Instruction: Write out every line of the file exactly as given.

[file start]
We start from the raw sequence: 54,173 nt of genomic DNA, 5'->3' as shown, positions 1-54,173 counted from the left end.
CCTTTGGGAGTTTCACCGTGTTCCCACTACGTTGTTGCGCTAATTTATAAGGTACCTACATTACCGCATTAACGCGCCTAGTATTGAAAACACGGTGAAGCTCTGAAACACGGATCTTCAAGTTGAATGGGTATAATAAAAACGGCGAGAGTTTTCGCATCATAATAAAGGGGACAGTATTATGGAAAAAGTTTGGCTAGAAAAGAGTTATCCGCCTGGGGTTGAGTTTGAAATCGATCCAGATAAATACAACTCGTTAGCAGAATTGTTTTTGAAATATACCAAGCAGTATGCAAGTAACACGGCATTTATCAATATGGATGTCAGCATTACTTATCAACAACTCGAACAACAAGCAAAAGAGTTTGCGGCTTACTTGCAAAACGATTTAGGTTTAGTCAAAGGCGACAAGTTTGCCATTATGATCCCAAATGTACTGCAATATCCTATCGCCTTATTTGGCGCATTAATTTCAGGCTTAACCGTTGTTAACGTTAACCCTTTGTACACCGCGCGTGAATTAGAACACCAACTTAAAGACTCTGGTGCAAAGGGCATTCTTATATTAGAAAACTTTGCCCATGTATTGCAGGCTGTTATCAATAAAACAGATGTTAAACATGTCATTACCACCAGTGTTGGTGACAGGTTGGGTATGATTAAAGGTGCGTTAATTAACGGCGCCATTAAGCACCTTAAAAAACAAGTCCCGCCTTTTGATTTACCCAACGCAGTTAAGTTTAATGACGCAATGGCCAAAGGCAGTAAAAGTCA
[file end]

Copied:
We start from the raw sequence: 54,173 nt of genomic DNA, 5'->3' as shown, positions 1-54,173 counted from the left end.
CCTTTGGGAGTTTCACCGTGTTCCCACTACGTTGTTGCGCTAATTTATAAGGTACCTACATTACCGCATTAACGCGCCTAGTATTGAAAACACGGTGAAGCTCTGAAACACGGATCTTCAAGTTGAATGGGTATAATAAAAACGGCGAGAGTTTTCGCATCATAATAAAGGGGACAGTATTATGGAAAAAGTTTGGCTAGAAAAGAGTTATCCGCCTGGGGTTGAGTTTGAAATCGATCCAGATAAATACAACTCGTTAGCAGAATTGTTTTTGAAATATACCAAGCAGTATGCAAGTAACACGGCATTTATCAATATGGATGTCAGCATTACTTATCAACAACTCGAACAACAAGCAAAAGAGTTTGCGGCTTACTTGCAAAACGATTTAGGTTTAGTCAAAGGCGACAAGTTTGCCATTATGATCCCAAATGTACTGCAATATCCTATCGCCTTATTTGGCGCATTAATTTCAGGCTTAACCGTTGTTAACGTTAACCCTTTGTACACCGCGCGTGAATTAGAACACCAACTTAAAGACTCTGGTGCAAAGGGCATTCTTATATTAGAAAACTTTGCCCATGTATTGCAGGCTGTTATCAATAAAACAGATGTTAAACATGTCATTACCACCAGTGTTGGTGACAGGTTGGGTATGATTAAAGGTGCGTTAATTAACGGCGCCATTAAGCACCTTAAAAAACAAGTCCCGCCTTTTGATTTACCCAACGCAGTTAAGTTTAATGACGCAATGGCCAAAGGCAGTAAAAGTCA